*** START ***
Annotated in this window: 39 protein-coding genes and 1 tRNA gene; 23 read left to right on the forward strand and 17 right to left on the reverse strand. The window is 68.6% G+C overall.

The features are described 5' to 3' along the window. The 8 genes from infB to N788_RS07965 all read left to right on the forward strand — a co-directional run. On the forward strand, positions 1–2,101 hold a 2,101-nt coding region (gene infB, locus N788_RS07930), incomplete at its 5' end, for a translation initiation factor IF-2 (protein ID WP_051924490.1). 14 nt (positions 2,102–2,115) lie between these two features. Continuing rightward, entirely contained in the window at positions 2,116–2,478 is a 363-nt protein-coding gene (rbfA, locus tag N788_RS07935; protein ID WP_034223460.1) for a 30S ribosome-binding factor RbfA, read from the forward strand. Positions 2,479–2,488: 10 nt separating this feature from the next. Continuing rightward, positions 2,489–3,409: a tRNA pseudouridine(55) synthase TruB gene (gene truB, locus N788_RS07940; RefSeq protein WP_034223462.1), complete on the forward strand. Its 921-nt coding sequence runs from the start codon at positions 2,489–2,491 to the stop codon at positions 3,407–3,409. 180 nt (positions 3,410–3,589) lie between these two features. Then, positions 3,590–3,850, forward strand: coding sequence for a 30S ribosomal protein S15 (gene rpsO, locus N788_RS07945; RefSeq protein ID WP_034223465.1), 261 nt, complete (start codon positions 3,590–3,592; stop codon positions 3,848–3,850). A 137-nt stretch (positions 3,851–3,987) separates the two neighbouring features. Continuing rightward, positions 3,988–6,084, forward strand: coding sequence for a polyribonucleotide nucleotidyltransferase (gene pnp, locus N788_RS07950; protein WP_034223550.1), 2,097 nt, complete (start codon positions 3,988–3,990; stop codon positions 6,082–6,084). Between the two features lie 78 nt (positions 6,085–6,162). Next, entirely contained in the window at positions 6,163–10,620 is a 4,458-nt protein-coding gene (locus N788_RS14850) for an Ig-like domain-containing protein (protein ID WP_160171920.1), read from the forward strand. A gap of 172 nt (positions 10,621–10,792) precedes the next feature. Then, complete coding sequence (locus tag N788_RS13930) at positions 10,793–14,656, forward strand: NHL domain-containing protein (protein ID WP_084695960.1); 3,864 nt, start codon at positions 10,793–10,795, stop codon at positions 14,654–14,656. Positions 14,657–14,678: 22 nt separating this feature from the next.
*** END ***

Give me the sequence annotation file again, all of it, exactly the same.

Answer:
Annotated in this window: 39 protein-coding genes and 1 tRNA gene; 23 read left to right on the forward strand and 17 right to left on the reverse strand. The window is 68.6% G+C overall.

The features are described 5' to 3' along the window. The 8 genes from infB to N788_RS07965 all read left to right on the forward strand — a co-directional run. On the forward strand, positions 1–2,101 hold a 2,101-nt coding region (gene infB, locus N788_RS07930), incomplete at its 5' end, for a translation initiation factor IF-2 (protein ID WP_051924490.1). 14 nt (positions 2,102–2,115) lie between these two features. Continuing rightward, entirely contained in the window at positions 2,116–2,478 is a 363-nt protein-coding gene (rbfA, locus tag N788_RS07935; protein ID WP_034223460.1) for a 30S ribosome-binding factor RbfA, read from the forward strand. Positions 2,479–2,488: 10 nt separating this feature from the next. Continuing rightward, positions 2,489–3,409: a tRNA pseudouridine(55) synthase TruB gene (gene truB, locus N788_RS07940; RefSeq protein WP_034223462.1), complete on the forward strand. Its 921-nt coding sequence runs from the start codon at positions 2,489–2,491 to the stop codon at positions 3,407–3,409. 180 nt (positions 3,410–3,589) lie between these two features. Then, positions 3,590–3,850, forward strand: coding sequence for a 30S ribosomal protein S15 (gene rpsO, locus N788_RS07945; RefSeq protein ID WP_034223465.1), 261 nt, complete (start codon positions 3,590–3,592; stop codon positions 3,848–3,850). A 137-nt stretch (positions 3,851–3,987) separates the two neighbouring features. Continuing rightward, positions 3,988–6,084, forward strand: coding sequence for a polyribonucleotide nucleotidyltransferase (gene pnp, locus N788_RS07950; protein WP_034223550.1), 2,097 nt, complete (start codon positions 3,988–3,990; stop codon positions 6,082–6,084). Between the two features lie 78 nt (positions 6,085–6,162). Next, entirely contained in the window at positions 6,163–10,620 is a 4,458-nt protein-coding gene (locus N788_RS14850) for an Ig-like domain-containing protein (protein ID WP_160171920.1), read from the forward strand. A gap of 172 nt (positions 10,621–10,792) precedes the next feature. Then, complete coding sequence (locus tag N788_RS13930) at positions 10,793–14,656, forward strand: NHL domain-containing protein (protein ID WP_084695960.1); 3,864 nt, start codon at positions 10,793–10,795, stop codon at positions 14,654–14,656. Positions 14,657–14,678: 22 nt separating this feature from the next.